Altair is one of the few stars for which a direct image has been obtained. In 2006 and 2007, J. D. Monnier and his coworkers produced an image of Altair's surface from 2006 infrared observations made with the MIRC instrument on the CHARA array interferometer; this was the first time the surface of any main-sequence star, apart from the Sun, had been imaged. The false-color image was published in 2007. The equatorial radius of the star was estimated to be 2.03 solar radii, and the polar radius 1.63 solar radii—a 25% increase of the stellar radius from pole to equator. The polar axis is inclined by about 60° to the line of sight from the Earth.
Etymology, mythology, and culture
The term Al Nesr Al Tair appeared in Al Achsasi al Mouakket's catalogue, which was translated into Latin as Vultur Volans. This name was applied by the Arabs to the asterism of Altair, β Aquilae, and γ Aquilae and probably goes back to the ancient Babylonians and Sumerians, who called Altair "the eagle star". The spelling Atair has also been used. Medieval astrolabes of England and Western Europe depicted Altair and Vega as birds.
The Koori people of Victoria also knew Altair as Bunjil, the wedge-tailed eagle, and β and γ Aquilae are his two wives the black swans. The people of the Murray River knew the star as Totyerguil. The Murray River was formed when Totyerguil the hunter speared Otjout, a giant Murray cod, who, when wounded, churned a channel across southern Australia before entering the sky as the constellation Delphinus.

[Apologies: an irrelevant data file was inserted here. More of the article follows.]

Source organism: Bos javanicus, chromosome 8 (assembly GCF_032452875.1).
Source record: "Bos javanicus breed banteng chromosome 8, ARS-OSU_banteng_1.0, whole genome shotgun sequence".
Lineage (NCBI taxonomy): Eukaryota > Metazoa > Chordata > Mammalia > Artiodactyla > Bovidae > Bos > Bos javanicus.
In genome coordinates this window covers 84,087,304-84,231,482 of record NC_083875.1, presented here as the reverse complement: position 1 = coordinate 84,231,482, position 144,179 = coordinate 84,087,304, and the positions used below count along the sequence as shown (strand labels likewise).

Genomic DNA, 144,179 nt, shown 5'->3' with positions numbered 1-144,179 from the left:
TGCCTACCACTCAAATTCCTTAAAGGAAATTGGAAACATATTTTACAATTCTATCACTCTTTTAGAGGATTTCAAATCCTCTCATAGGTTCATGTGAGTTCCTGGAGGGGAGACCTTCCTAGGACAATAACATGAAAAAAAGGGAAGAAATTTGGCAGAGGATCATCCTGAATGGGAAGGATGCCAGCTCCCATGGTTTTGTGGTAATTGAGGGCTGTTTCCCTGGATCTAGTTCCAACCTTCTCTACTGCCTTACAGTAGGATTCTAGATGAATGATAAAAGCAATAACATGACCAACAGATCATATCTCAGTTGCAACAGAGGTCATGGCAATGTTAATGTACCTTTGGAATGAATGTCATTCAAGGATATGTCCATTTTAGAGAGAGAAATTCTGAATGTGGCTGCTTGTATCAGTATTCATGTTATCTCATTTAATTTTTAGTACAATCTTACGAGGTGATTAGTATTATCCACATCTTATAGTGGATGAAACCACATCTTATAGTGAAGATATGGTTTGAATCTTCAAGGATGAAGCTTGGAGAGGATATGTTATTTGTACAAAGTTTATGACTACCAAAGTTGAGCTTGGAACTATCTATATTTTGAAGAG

In Chinese belief, the asterism consisting of Altair, β Aquilae, and γ Aquilae is known as Hé Gǔ (河鼓; lit. "river drum"). The Chinese name for Altair is thus Hé Gǔ èr (河鼓二; lit. "river drum two", meaning the "second star of the drum at the river"). However, Altair is better known by its other names: Qiān Niú Xīng (牵牛星 / 牽牛星) or Niú Láng Xīng (牛郎星), translated as the cowherd star. These names are an allusion to a love story, The Cowherd and the Weaver Girl, in which Niulang (represented by Altair) and his two children (represented by β Aquilae and γ Aquilae) are separated from respectively their wife and mother Zhinu (represented by Vega) by the Milky Way. They are only permitted to meet once a year, when magpies form a bridge to allow them to cross the Milky Way.
The people of Micronesia called Altair Mai-lapa, meaning "big/old breadfruit", while the Māori people called this star Poutu-te-rangi, meaning "pillar of heaven".
The bright primary star has the multiple star designation WDS 19508+0852A and has several faint visual companion stars, WDS 19508+0852B, C, D, E, F, and G. All are much more distant than Altair and not physically associated.
Multiple/double star designation: WDS 19508+0852
^ abOwing to its rapid rotation, Altair's radius is larger at its equator than at its poles; it is also cooler at the equator than at the poles.
^From values of v sin i and i in the second column of Table 1, Monnier et al. 2007.